Gustav Leonhardt gave his last recital on December 12th, in Paris, and died on January 16th, 2012 at his home, in Amsterdam, aged 83.
In France’s Le nouvel Observateur (16 January 2012), one can read that
Avec Gustav Leonhardt le “grand style” s’est éteint.
My best translation of this headline is that with the death of Gustav Leonhardt the “grand style” has died. Éteindre means to extinguish or to turn off as in turning off the lights. On éteint la lumière, but on s’éteint (one dies).
Gustav Leonhardt died at his home, a seventeenth-century house, in Amsterdam. After he gave his last recital in Paris, on December 12, 2011, he told Olivier Mantei, director of the Bouffes du Nord:
« C’était mon dernier concert, parce que je vais mourir, je suis content de l’avoir fait ici, car j’aime bien cette salle. »*
*This was my last concert because I’m going to die, I’m glad this was the last place I played, as I like this hall.
Christian Merlin, in “Le messager de Bach,” Le Figaro.
Lady Standing at the Virginal (c. 1672-1673), Johannes Vermeer (click on picture to enlarge it)
Born in 1928, Gustav Leonardt, harpsichordist, organist, conductor and gifted teacher, studied at the Schola Cantorum Basiliensis from 1947 to 1950. He gave his first concert in Vienna in 1950 and played JS Bach’s Die Kunst der Fuge (The Art of the Fugue). He remained in Vienna where he studied musicology and taught the harpsichord at the Vienna Academy of Music (1925 – 1955). As of 1954, he was professor of harpsichord at the Amsterdam Conservatory.
« Le grand style »
Gustav Leonhardt was a gentleman. In fact he was the very embodiment of “l’honnête homme,” refined, elegant and restrained: an aristocrat. These adjectives could also be used to describe the manner in which he played the harpsichord. But one would have to add that Monsieur Leonhardt had a profound understanding of music, which is very rare. Hearing him play the harpsichord was a spell-binding experience. This is perhaps the effect “le grand style” has on a listener.
JS Bach and Magdalena: Gustav Leonhardt as actor
Gustav Leonhardt was particularly fond of Bach and edited JS Bach Die Kunst der Fuge (BWV 1080) or The Art of the Fugue and also edited pieces by Jan Pieterszoon Sweelinck (April or May, 1562 – Amsterdam, 16 October 1621). Moreover, Monsieur Leonhardt was an actor. He played the role of Bach in the “Diary of Anna Magdalena Bach” (1967), Anna Magdalena was Bach’s second wife and a fine musician. However, Gustav Leonhardt never completed his project, the recording of all of Bach’s cantatas.
The Leonhardt’s Baroque Ensemble and the Leonhardt Consort
At the moment, it is quite common to think of harpsichordists as soloists, but that is a bit of a misconception. For instance, Mr Leonhardt’s Baroque Ensemble collaborated with Alfred Deller, the famed British counter-tenor. The Leonhardt Baroque Ensemble and Mr Deller recorded JS Bach’s Cantatas BWV 54 and BWV 170. Other than Mr Leonhardt, members of the Ensemble were Mr Leonhardt’s wife Marie and Eduard Melkus (violons), Alice Hoffelner (viola) and her husband, the celebrated cellist Count Nikolaus de la Fontaine und d’Harnoncourt-Unverzagt or Nikolaus Harnoncourt. Later, he formed the Leonhardt Consort.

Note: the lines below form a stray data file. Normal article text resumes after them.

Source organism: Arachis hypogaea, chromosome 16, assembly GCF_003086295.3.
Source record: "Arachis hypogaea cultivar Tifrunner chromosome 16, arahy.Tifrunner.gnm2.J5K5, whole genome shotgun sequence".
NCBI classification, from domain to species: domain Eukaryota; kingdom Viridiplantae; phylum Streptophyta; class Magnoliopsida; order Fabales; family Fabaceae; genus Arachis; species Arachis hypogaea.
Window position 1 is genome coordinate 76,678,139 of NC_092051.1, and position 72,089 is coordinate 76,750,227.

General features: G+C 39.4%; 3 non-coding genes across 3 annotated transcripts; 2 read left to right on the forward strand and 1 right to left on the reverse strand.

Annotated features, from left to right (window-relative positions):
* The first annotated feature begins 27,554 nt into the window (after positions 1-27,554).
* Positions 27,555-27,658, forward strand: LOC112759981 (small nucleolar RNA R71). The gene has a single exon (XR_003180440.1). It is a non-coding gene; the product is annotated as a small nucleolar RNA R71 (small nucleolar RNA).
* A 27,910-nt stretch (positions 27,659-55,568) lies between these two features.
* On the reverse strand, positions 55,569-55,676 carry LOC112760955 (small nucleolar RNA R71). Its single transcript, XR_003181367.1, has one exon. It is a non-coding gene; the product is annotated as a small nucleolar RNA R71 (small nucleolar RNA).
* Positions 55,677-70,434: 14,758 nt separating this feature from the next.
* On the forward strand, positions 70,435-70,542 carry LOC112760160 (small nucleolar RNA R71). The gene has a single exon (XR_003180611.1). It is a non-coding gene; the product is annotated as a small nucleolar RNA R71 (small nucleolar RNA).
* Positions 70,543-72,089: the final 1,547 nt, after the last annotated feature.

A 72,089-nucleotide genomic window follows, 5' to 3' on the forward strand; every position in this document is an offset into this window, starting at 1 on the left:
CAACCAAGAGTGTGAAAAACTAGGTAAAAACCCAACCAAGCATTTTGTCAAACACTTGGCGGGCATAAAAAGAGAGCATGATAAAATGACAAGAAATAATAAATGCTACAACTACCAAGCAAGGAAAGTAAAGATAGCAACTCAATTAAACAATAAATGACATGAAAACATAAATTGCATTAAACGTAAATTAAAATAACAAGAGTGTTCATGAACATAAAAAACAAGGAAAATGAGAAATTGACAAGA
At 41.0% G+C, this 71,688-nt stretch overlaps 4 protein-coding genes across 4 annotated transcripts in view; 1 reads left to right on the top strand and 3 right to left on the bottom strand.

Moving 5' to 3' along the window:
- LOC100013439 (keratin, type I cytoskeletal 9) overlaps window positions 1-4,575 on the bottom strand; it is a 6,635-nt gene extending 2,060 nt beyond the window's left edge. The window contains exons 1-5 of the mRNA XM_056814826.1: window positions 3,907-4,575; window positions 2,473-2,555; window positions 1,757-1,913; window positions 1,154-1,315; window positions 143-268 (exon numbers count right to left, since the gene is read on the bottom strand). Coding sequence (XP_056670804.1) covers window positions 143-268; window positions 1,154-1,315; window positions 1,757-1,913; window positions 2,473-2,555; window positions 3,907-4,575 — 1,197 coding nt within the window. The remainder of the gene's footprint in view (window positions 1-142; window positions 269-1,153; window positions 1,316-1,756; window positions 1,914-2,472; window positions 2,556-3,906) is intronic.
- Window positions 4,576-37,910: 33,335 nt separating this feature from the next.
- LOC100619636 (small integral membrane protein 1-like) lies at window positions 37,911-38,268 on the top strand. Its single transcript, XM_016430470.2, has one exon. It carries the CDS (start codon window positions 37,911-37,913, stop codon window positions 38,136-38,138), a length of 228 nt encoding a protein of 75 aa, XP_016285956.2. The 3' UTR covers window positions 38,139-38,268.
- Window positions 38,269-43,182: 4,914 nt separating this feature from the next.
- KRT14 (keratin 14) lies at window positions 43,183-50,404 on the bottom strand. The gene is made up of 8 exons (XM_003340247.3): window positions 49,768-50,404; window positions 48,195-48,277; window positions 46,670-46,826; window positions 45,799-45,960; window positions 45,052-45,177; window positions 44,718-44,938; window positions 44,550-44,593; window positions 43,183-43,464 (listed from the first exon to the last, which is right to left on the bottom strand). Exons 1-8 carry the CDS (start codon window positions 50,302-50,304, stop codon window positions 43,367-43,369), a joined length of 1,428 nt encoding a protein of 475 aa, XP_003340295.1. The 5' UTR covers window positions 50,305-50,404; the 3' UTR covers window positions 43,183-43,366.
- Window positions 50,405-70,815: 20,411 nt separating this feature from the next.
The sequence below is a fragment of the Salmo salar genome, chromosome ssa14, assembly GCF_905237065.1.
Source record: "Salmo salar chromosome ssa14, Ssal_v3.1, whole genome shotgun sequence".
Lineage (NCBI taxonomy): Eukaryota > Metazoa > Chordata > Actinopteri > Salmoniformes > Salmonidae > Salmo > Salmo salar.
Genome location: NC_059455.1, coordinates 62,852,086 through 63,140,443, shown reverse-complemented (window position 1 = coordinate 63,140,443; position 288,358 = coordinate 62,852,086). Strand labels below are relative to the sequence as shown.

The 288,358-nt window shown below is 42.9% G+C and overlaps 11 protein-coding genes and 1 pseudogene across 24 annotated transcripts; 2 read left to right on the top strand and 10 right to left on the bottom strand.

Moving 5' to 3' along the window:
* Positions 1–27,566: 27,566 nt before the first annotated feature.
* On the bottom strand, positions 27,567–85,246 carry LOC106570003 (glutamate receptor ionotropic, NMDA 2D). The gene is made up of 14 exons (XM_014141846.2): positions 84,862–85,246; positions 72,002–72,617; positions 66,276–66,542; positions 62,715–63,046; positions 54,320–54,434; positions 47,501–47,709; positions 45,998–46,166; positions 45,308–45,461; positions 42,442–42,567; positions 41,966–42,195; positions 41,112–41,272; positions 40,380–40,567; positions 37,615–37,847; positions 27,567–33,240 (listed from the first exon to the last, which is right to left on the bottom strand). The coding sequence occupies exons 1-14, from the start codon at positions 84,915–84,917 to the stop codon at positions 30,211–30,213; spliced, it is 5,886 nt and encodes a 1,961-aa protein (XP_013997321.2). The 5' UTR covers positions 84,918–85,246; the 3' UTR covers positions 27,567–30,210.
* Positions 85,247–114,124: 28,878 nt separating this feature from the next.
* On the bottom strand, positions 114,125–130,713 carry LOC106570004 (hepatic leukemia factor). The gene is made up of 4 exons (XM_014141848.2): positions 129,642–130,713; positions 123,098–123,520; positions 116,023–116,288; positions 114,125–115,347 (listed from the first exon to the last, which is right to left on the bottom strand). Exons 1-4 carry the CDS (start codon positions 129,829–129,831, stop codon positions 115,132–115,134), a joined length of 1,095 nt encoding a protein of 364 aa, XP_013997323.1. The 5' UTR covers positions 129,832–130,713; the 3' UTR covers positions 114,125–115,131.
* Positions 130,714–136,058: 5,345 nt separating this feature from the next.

As I was Browsing the internet in search of information on Monsieur Leonhardt, I found the names of composers who had written for the harpsichord, or one of the “virginals.”
Johann Sebastian Bach, Carl Philipp Emanuel Bach, Wilhelm Friedemann Bach, Heinrich Biber, John Blow, Georg Böhm, William Byrd, André Campra, Francois Couperin, Louis Couperin, John Dowland, Jacques Duphly, Antoine Forqueray, Girolamo Frescobaldi, Johann Jakob Froberger, Orlando Gibbons, André Grétry, George Frideric Handel, Jacques-Martin Hotteterre, Jean-Baptiste Lully, Claudio Monteverdi, Wolfgang Amadeus Mozart, Georg Muffat, Johann Pachelbel, Henry Purcell, Jean-Philippe Rameau, Christian Ritter, Johann Rosenmuller, Domenico Scarlatti, Agostino Steffani, Jan Pieterszoon Sweelinck, Georg Philipp Telemann, Manuel Valls, Antonio Vivaldi, and Matthias Weckmann.
So I will read these names aloud in memory of Gustav Leonhardt who is among the persons who helped give my life a meaning. Afterwards, I might go and play a few “tombeaux,” in memoriam pieces as they were often called during the Baroque era. The Couperins composed many tombeaux (plural for tombeau: coffin). The word “consolation” was also used, especially in the seventeenth century. *And rose, she lived as roses live, / A morning’s sigh [my rewriting].
*Et rose elle a vécu ce que vivent les roses,
L’espace d’un matin.
Malherbe, Consolation à M. Du Périer (1598)
(please click on the titles to hear the music)
February 25th, 2012